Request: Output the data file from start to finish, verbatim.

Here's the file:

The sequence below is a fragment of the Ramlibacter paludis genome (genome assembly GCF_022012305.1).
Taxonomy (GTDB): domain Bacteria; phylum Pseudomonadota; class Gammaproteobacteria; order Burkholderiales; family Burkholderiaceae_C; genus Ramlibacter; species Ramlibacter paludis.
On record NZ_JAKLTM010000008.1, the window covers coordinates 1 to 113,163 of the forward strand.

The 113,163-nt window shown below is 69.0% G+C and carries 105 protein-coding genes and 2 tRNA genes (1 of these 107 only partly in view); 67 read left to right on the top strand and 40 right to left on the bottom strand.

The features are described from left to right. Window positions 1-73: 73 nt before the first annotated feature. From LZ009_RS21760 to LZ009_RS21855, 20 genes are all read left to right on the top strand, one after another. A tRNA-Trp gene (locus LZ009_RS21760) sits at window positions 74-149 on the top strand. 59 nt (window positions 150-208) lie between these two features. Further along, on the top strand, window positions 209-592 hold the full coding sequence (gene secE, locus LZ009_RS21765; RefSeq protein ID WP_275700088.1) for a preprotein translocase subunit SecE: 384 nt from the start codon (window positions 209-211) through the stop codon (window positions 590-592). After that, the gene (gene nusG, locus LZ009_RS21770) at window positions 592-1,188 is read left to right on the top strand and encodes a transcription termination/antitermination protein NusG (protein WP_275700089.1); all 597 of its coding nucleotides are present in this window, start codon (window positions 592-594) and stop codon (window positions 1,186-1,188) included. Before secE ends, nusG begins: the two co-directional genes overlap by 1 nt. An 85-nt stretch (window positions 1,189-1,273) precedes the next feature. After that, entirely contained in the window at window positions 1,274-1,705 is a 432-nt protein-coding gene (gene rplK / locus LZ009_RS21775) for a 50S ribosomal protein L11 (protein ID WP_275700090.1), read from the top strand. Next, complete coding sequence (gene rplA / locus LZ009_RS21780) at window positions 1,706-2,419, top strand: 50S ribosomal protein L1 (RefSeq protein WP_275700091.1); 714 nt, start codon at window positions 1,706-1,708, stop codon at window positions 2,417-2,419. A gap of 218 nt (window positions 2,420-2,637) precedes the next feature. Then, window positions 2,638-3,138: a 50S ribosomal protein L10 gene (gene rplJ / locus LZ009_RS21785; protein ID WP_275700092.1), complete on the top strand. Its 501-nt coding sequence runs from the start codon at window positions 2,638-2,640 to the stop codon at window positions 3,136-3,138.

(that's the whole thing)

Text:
The sequence below is a fragment of the Ramlibacter paludis genome (genome assembly GCF_022012305.1).
Taxonomy (GTDB): domain Bacteria; phylum Pseudomonadota; class Gammaproteobacteria; order Burkholderiales; family Burkholderiaceae_C; genus Ramlibacter; species Ramlibacter paludis.
On record NZ_JAKLTM010000008.1, the window covers coordinates 1 to 113,163 of the forward strand.

The 113,163-nt window shown below is 69.0% G+C and carries 105 protein-coding genes and 2 tRNA genes (1 of these 107 only partly in view); 67 read left to right on the top strand and 40 right to left on the bottom strand.

The features are described from left to right. Window positions 1-73: 73 nt before the first annotated feature. From LZ009_RS21760 to LZ009_RS21855, 20 genes are all read left to right on the top strand, one after another. A tRNA-Trp gene (locus LZ009_RS21760) sits at window positions 74-149 on the top strand. 59 nt (window positions 150-208) lie between these two features. Further along, on the top strand, window positions 209-592 hold the full coding sequence (gene secE, locus LZ009_RS21765; RefSeq protein ID WP_275700088.1) for a preprotein translocase subunit SecE: 384 nt from the start codon (window positions 209-211) through the stop codon (window positions 590-592). After that, the gene (gene nusG, locus LZ009_RS21770) at window positions 592-1,188 is read left to right on the top strand and encodes a transcription termination/antitermination protein NusG (protein WP_275700089.1); all 597 of its coding nucleotides are present in this window, start codon (window positions 592-594) and stop codon (window positions 1,186-1,188) included. Before secE ends, nusG begins: the two co-directional genes overlap by 1 nt. An 85-nt stretch (window positions 1,189-1,273) precedes the next feature. After that, entirely contained in the window at window positions 1,274-1,705 is a 432-nt protein-coding gene (gene rplK / locus LZ009_RS21775) for a 50S ribosomal protein L11 (protein ID WP_275700090.1), read from the top strand. Next, complete coding sequence (gene rplA / locus LZ009_RS21780) at window positions 1,706-2,419, top strand: 50S ribosomal protein L1 (RefSeq protein WP_275700091.1); 714 nt, start codon at window positions 1,706-1,708, stop codon at window positions 2,417-2,419. A gap of 218 nt (window positions 2,420-2,637) precedes the next feature. Then, window positions 2,638-3,138: a 50S ribosomal protein L10 gene (gene rplJ / locus LZ009_RS21785; protein ID WP_275700092.1), complete on the top strand. Its 501-nt coding sequence runs from the start codon at window positions 2,638-2,640 to the stop codon at window positions 3,136-3,138.